David Storey’s play flourishes in the hands of director Lindsay Anderson (they would collaborate a number of times), and the joy of this piece is just watching two masters at work, while the audience has to work out just how nutty they are and how they interact with each other.

Mona Washbourne and Dandy Nichols have lesser roles, but are both good, while Warren Clarke has an early role as a simple-minded clot who is simply tolerated by the elderly pair of chatterers. The dialogue is very naturalistic, the set is purely theatrical, but the effect is one of being an audience member on the very front row.

Play for Today: Dinner at the Sporting Club, 1978

Play for Today: Dinner at the Sporting Club, directed by Brian Gibson.  Starring John Thaw, Billy McColl, Maureen Lipman, Jonathan Lynn, and Ken Campbell.  63 minutes.  1978.

“I married a ladies raincoat manufacturer, not a sportsman”.

Maureen Lipman and Jonathan Lynn as a bored and sniping couple are on the sidelines of this sharp and compact play featuring John Thaw as a boxing promoter and Billy McColl as his prizefighter, acceptable to the sporting club fraternity because he isn’t ‘chocolate’.

This is a sparkling character study in many ways – here’s the marvellous Ken Campbell propping up the bar in suit and bow tie, wondering whether to take a flutter on the boy.

“They get enough money for a down-payment on a bungalow out in Ongar and they’re satisfied”.

An on-the-surface romantic view of the boxing ring soon evaporates into the loss of hope in seedy surroundings as McColl’s fighter fails to reach his potential.

Gloriously un-PC, too, with lines like ‘He doesn’t drink, funny being a Mick’. Thaw and McColl are good, and this has a definite whiff of realism with the blood, sweat and tears of the fighting ring.

Wuthering Heights, 1962 TV version **1/2

Wuthering Heights, directed by Rudolph Cartier. Keith Michell as Heathcliff, Claire Bloom as Cathy, Patrick Troughton as Hindley, David McCallum as Edgar, Jean Anderson as Ellen,  and June Thorburn as Isabella.  95 minutes.  1962.

An early TV attempt to do justice to the classic novel in 95 minutes doesn’t quite come off, although it has the correct Gothic chills by the end.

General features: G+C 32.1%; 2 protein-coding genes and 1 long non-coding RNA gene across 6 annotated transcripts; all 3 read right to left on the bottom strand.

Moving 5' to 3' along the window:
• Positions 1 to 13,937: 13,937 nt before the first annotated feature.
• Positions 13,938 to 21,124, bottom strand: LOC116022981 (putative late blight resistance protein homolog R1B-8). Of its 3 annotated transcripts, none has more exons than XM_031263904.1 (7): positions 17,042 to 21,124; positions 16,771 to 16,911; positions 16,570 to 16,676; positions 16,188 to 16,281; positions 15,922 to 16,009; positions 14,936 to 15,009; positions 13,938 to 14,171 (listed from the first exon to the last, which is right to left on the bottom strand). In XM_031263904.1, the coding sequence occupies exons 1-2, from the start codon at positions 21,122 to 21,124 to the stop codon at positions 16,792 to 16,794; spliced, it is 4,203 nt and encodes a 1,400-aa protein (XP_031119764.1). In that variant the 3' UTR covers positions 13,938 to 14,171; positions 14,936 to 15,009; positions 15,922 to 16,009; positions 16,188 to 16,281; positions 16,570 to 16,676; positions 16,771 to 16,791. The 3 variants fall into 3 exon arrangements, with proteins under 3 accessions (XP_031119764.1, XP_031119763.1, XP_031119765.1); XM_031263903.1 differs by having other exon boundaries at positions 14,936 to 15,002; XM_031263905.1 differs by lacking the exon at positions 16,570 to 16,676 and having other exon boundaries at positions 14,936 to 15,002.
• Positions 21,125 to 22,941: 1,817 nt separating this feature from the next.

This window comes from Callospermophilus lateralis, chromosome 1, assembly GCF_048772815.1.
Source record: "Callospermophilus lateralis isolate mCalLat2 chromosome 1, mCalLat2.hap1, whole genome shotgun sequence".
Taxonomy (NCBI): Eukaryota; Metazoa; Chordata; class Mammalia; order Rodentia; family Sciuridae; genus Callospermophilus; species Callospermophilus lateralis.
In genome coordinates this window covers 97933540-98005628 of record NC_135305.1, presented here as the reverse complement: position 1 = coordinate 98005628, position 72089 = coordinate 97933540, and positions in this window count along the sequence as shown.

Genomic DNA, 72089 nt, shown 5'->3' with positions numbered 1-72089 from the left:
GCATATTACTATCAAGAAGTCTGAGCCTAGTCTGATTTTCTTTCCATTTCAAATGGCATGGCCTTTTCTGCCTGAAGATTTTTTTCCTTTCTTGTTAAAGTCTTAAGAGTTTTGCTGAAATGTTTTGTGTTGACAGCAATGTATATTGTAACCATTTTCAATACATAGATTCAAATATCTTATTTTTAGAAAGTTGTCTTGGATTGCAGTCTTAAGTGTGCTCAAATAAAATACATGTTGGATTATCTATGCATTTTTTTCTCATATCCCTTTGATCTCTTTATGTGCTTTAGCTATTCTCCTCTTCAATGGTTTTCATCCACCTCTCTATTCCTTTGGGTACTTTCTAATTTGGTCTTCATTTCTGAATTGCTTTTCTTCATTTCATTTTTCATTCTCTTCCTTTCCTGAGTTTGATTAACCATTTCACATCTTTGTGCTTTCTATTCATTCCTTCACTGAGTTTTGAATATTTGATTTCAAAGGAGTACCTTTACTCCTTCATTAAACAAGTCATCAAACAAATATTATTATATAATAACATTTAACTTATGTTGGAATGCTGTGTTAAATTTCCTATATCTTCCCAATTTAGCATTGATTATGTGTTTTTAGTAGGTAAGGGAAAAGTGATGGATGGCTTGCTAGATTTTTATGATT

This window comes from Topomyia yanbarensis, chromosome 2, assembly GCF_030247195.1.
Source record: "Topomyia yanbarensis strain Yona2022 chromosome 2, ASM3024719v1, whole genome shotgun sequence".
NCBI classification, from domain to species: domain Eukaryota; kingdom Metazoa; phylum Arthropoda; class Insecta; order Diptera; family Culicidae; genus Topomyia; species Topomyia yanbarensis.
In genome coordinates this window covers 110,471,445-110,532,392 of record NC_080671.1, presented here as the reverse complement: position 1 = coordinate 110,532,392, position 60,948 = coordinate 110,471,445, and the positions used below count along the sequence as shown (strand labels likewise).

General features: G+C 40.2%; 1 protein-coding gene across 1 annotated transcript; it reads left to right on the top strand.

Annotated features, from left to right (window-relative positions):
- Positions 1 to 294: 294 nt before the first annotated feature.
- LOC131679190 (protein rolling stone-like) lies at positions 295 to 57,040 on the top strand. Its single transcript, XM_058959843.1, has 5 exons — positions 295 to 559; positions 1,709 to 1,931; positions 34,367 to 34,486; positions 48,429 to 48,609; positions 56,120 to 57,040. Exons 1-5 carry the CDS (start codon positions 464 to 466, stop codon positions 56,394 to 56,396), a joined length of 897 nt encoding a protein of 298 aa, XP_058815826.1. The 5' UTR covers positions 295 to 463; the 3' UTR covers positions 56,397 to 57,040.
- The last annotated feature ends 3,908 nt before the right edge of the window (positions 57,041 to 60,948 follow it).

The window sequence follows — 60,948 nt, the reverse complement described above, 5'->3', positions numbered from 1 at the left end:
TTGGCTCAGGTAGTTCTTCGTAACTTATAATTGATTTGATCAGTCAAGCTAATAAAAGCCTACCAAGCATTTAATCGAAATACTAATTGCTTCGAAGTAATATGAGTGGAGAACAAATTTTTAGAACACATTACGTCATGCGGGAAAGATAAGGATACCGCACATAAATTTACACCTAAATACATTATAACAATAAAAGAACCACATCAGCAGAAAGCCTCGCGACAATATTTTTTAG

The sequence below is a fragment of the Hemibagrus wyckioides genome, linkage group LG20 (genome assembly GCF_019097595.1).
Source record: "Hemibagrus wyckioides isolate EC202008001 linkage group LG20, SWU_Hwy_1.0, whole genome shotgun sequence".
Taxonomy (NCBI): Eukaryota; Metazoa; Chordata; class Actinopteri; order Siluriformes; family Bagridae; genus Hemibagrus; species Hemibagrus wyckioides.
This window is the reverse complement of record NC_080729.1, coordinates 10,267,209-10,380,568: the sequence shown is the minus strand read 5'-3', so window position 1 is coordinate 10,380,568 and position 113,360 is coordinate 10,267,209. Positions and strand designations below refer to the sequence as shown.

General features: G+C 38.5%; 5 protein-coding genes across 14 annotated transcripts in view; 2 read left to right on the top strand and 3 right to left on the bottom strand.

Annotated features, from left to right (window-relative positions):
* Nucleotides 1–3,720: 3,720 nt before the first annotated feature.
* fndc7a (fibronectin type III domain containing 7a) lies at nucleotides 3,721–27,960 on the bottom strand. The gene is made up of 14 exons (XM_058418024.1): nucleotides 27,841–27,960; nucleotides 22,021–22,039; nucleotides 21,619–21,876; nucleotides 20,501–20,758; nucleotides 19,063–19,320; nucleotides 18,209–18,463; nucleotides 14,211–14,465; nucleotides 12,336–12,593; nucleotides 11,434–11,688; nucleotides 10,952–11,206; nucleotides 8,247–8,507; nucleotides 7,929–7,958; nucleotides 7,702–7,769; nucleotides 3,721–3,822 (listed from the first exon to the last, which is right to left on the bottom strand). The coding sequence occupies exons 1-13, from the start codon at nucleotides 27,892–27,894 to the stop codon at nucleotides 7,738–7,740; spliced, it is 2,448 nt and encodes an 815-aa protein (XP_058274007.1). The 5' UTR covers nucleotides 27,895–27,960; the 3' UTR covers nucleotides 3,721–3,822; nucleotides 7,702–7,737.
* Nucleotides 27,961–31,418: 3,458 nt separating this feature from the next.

Claire Bloom is a radiant, free-spirited Cathy, although her accent is a bit wayward. As her Heathcliff, Keith Michell smoulders with rage, passion and arrogance, but he would improve in acting range over the next decade.

Rounding out the cast, David McCallum as Edgar, June Thorburn as Isabella (her decline from flighty and flirty to desperate is sad to see), Jean Anderson as Ellen, Patrick Troughton as Hindley, and Ronald Howard as Mr Lockwood.

This Rudolph Cartier production was showing as part of the BFI Gothic season and can now be found in the BFI Mediatheque.

Wuthering Heights, 1992 film ***1/2

Wuthering Heights, directed by Peter Kosminsky.  Ralph Fiennes as Heathcliff, Juliette Binoche as Cathy/Catherine, Jeremy Northam as Hindley, Robert Demeger as Joseph, Jason Riddington as Hareton, Simon Shepherd as Edgar, Janet McTeer as Ellen, Jonathan Firth as Linton and Sophie Ward as Isabella.  105 minutes.  1992.

I’m a Brontë nut, and ‘Wuthering Heights’ was my Gothic go-to book as a teenager. However when this film came out I was nineteen, it had several poor reviews, and I dodged it rather than going to have a look.

Therefore I didn’t see this film until about four years ago for the first time, and was pleasantly surprised to find that it is not at all bad – Juliette Binoche is unquestionably French, but she does portray the sense of a Cathy who veers between being lost in the emotions of her strong connection to Heathcliff, as rough and as wild as he is, and her need to become a respectable woman of means, as Mrs Edgar Linton.

Ralph Fiennes might not be an obvious choice as Heathcliff, but he has the romanticism of a Gothic hero, and if there is a slight misstep in the casting of Sophie Ward as Isabella (not the right type of woman for the role), it is balanced by Janet McTeer’s Nellie Dean, Jeremy Northam’s pathetic Hindley, and Simon Shepherd’s snooty Edgar. Kudos too for Jonathan Firth (brother of Colin) for his portrayal of the sickly Linton Heathcliff, child of a destructive and loveless union.

You get a sense of the Linton parents, too, in the persons of Simon Ward (father of Sophie, so perhaps a bit of stunt casting) and Jennifer Daniel. They are refined enough to see beyond Cathy’s dirty face to her family’s reputation and breeding, but too inward looking to accept the bond she has with her friend.

Wuthering Heights, 1998 TV version ****

Wuthering Heights, directed by David Skynner.  Robert Cavanagh as Heathcliff, Orla Brady as Cathy, Ian Shaw as Hindley, Peter Davison as Joseph, Matthew Macfadyen as Hareton, Sarah Smart as Catherine, Crispin Bonham-Carter as Edgar, Polly Hemingway as Nelly and Flora Montgomery as Isabella.  113 minutes.  1998.

This adaptation of Emily Bronte’s classic Gothic romance of the Yorkshire moors has something of an Irish feel (thanks to the casting of Orla Brady as a spunky Catherine, and Robert Cavanah as a brooding and menacing Heathcliff).